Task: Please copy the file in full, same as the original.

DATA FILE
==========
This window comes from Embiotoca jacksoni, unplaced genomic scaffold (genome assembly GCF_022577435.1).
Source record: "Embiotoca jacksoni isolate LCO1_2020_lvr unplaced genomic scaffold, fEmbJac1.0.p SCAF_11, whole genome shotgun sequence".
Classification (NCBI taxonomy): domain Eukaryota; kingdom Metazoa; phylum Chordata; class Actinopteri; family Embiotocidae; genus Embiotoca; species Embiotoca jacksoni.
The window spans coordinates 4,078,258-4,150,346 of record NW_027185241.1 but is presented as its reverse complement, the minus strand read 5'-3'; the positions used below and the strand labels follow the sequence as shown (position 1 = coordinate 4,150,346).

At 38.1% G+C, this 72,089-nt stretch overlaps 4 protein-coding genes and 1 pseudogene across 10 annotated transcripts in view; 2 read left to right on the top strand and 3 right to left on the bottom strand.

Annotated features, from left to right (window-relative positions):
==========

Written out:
This window comes from Embiotoca jacksoni, unplaced genomic scaffold (genome assembly GCF_022577435.1).
Source record: "Embiotoca jacksoni isolate LCO1_2020_lvr unplaced genomic scaffold, fEmbJac1.0.p SCAF_11, whole genome shotgun sequence".
Classification (NCBI taxonomy): domain Eukaryota; kingdom Metazoa; phylum Chordata; class Actinopteri; family Embiotocidae; genus Embiotoca; species Embiotoca jacksoni.
The window spans coordinates 4,078,258-4,150,346 of record NW_027185241.1 but is presented as its reverse complement, the minus strand read 5'-3'; the positions used below and the strand labels follow the sequence as shown (position 1 = coordinate 4,150,346).

At 38.1% G+C, this 72,089-nt stretch overlaps 4 protein-coding genes and 1 pseudogene across 10 annotated transcripts in view; 2 read left to right on the top strand and 3 right to left on the bottom strand.

Annotated features, from left to right (window-relative positions):